New research studying 41 strains of six different crops on three continents that was published May 7 in the scientific journal, Nature, shows that as concentrations of atmospheric carbon dioxide increase, the nutritional content of key food crops will drop, exacerbating hunger woes for millions of people worldwide. In some crops, concentrations of nutrients could drop by as much as 10 percent when CO2 levels rise to 500 parts per million by mid-century.
Harvard University public health researcher Samuel Myers says that the new research once and for all resolves questions about the impacts of CO2 on major food crops.
“Already, two billion people are suffering from zinc and iron deficiencies. That equals 63 million life years lost,” Myers says, explaining that the grains most affected by increased greenhouse gas emissions are exactly the ones that provide those nutrients.
“This is a huge public health problem today … These are grains and legumes that people rely on for nutrition,” he says.
“Humanity is conducting a global experiment by rapidly altering the environmental conditions on the only habitable planet we know. As this experiment unfolds, there will undoubtedly be many surprises. Finding out that rising CO2 threatens human nutrition is one such surprise,” he says.
“There’s no debate about what’s happening to CO2 — it will continue to rise up to 550 ppm sometime in the next 40 years. Whether you believe in the greenhouse effect or not, this is the reality of what’s going to happen,” he says, urging food policy experts to calculate the findings into their equations for trying to feed the world.
Previous studies had shown similar effects, but were partly dismissed because they were conducted in greenhouses rather than in the open air. The new study used breakthrough technology that enables crops to be grown outdoors under simulated high CO2 conditions in 10- to 15-foot diameter circles, ringed by carbon dioxide emitting jets and wind and CO2 sensor in the center.
After studying a wide variety of crops around the world and in different growing seasons, Myers says there is little doubt about the results, calling on agricultural researchers to try and develop crop strains that can thrive under conditions expected mid-century.
Combined with other expected impacts, including reduced yields overall, food impacts could outweigh many other effects of global warming says Howard Frumkin, dean of the University of Washington School of Health. Frumkin was not involved directly with the new CO2 study, but authored the health section of the National Climate Assessment released last week.
“In the big picture, looking at all the health impacts of climate change, the food impacts will be one of the biggest over time,” Frumkin says. “There has been a lot of focus on heatwaves and wildfires,” he continues, acknowledging that those events can affect thousands or even tens of thousands of people.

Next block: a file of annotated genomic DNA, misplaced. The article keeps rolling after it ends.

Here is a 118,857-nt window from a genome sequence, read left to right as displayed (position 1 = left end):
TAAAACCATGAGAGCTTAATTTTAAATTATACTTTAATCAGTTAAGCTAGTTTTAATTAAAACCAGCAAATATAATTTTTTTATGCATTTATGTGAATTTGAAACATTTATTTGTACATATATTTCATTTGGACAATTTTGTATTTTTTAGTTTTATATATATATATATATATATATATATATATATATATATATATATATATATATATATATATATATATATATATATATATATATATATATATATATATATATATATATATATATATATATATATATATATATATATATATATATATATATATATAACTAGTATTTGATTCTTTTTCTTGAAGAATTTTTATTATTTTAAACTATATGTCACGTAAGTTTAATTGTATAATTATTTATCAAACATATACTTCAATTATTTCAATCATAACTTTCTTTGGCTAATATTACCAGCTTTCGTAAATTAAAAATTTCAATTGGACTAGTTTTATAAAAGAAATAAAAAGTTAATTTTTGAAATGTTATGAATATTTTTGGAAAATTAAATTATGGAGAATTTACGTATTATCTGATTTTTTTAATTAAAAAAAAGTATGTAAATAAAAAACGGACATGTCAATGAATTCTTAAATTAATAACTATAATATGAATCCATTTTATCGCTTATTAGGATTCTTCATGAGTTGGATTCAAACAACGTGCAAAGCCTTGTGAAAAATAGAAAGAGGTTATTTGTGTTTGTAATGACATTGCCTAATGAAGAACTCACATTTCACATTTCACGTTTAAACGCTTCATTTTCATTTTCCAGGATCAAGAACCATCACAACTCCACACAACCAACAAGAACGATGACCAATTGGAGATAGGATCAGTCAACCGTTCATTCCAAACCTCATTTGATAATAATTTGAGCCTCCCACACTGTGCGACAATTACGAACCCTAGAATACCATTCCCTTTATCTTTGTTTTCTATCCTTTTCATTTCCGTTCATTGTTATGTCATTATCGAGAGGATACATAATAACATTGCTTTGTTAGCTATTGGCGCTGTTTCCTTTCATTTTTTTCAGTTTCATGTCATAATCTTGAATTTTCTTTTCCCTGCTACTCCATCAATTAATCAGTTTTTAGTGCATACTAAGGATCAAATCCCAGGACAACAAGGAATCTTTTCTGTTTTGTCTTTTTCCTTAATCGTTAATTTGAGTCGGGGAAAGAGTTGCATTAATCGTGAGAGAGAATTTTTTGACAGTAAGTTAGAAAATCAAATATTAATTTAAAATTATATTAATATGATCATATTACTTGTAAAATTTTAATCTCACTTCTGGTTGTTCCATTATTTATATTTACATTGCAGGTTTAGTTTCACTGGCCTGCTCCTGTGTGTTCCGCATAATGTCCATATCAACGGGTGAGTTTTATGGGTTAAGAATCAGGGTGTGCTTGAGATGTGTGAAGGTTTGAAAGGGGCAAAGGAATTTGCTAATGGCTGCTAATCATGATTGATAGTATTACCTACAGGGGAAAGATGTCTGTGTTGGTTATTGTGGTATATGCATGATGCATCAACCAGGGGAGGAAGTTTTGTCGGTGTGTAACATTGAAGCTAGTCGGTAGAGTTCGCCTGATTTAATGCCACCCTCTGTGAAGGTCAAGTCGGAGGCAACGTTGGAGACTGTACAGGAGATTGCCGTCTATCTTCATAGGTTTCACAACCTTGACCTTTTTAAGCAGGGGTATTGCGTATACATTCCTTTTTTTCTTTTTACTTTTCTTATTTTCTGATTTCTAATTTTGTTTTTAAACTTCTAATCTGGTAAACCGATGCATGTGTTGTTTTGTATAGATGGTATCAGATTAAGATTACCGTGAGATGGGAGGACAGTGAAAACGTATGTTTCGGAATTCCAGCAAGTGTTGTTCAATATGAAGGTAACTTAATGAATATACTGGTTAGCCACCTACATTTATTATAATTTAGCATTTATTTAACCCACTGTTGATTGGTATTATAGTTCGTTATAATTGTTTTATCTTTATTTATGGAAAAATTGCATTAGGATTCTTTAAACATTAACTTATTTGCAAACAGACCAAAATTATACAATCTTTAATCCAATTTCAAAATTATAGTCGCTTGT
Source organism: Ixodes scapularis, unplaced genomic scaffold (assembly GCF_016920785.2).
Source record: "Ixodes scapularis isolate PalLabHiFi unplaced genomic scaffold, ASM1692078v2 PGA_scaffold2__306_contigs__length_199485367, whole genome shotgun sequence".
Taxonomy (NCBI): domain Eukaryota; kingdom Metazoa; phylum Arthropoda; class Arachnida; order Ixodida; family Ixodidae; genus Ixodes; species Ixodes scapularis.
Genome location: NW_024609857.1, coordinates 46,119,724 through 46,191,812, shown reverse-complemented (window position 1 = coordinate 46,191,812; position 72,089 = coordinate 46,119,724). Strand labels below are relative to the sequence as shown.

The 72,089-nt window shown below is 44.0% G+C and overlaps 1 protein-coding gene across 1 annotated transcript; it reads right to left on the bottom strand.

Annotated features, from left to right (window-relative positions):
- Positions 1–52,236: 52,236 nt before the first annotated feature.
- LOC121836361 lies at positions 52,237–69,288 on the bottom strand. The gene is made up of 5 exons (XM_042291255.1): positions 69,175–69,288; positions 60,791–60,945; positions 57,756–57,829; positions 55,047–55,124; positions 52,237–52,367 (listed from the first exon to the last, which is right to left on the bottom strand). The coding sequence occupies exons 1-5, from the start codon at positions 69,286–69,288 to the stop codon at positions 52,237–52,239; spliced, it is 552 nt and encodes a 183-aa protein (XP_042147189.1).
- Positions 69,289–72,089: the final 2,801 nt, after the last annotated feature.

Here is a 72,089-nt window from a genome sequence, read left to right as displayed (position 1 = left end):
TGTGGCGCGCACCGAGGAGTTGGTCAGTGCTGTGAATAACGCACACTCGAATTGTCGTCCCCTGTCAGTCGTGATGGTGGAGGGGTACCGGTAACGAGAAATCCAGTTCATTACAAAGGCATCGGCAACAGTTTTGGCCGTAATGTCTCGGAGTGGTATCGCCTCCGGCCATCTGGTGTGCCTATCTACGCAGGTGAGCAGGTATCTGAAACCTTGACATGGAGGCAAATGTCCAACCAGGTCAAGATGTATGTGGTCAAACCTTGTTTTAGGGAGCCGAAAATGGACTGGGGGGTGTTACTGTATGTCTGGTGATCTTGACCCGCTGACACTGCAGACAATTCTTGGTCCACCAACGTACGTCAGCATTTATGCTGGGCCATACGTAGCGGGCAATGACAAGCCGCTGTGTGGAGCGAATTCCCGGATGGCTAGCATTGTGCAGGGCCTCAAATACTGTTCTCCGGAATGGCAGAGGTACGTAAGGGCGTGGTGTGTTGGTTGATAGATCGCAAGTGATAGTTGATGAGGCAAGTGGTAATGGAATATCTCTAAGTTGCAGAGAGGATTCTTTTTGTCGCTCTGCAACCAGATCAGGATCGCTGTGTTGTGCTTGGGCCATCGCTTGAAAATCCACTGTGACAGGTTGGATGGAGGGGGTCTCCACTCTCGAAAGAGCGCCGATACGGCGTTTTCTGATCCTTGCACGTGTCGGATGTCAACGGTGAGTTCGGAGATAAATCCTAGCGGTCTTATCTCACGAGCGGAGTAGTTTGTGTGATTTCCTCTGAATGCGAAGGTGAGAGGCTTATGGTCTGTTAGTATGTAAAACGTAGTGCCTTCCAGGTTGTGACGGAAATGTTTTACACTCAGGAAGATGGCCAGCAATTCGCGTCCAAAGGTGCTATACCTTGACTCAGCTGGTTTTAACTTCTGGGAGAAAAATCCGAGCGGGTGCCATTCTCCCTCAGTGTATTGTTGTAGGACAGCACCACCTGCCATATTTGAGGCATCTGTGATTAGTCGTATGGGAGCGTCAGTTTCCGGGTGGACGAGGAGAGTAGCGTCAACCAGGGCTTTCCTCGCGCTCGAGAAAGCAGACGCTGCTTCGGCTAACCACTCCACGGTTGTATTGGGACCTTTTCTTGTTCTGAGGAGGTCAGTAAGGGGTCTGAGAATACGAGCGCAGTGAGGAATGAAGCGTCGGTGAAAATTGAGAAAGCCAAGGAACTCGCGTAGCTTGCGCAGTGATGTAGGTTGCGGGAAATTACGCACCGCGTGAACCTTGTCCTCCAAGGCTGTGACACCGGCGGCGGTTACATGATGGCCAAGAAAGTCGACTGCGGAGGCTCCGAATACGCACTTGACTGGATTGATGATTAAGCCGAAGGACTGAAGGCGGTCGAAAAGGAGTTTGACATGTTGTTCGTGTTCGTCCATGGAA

“But food issues could potentially be threatening millions and tens of millions. The biggest problem is the reduction in productivity,” he says. “Whole areas of the world will be much less able to produce food. Similarly, increasing CO2 in the world’s oceans will change marine cycles and affect people who depend on subsistence fishing.”
The climate assessment explains there may be some short-term changes wrought by climate change that could benefit some agricultural sectors, but that, by mid-century, nearly all the subsequent impacts are expected to be negative.
In terms of agriculture, at least, there is reason to hope that humanity can adjust.
“We’re pretty good at adapting,” Frumkin says, explaining that farmers have long been manipulating crops to maximize production and optimize crops for local and regional conditions.
Myers says wheat and rice were most affected by increasing CO2 levels. Zinc, iron and protein concentrations in wheat grains grown at sites with increased CO2 were reduced by 9.3 percent, 5.1 percent and 6.3 percent respectively, compared with wheat grown at ambient CO2. Zinc and iron were also significantly reduced in legumes; protein was not.
The finding that so-called C3 grains and legumes (wheat, rice, soybeans and peas, for example) lost iron and zinc at elevated CO2 is significant. Myers and his colleagues estimate that two to three billion people around the world receive 70 percent or more of their dietary zinc and/or iron from C3 crops, particularly in the developing world, where zinc and iron deficiency is already a major health concern.
The researchers were surprised to find that zinc and iron varied substantially across cultivars of rice. That finding suggests that there could be an opportunity to breed reduced sensitivity to the effect of elevated CO2 into crop cultivars in the future.
Over time, climate change is expected to increase the annual variation in crop and livestock production because of its effects on weather patterns and because of increases in some types of extreme weather events. Overall implications for production are for increased uncertainty in production totals, which affects both domestic and international markets and food prices. Recent analysis suggests that climate change has an outsized influence on year-to-year swings in corn prices in the United States.
Increased heat waves and the potential for other extreme weather events also has the potential to disrupt animal production. For cattle that breed during spring and summer, exposure to high temperatures reduces conception rates. Livestock and dairy production are more affected by the number of days of extreme heat than by increases in average temperature. Elevated humidity exacerbates the impact of high temperatures on animal health and performance.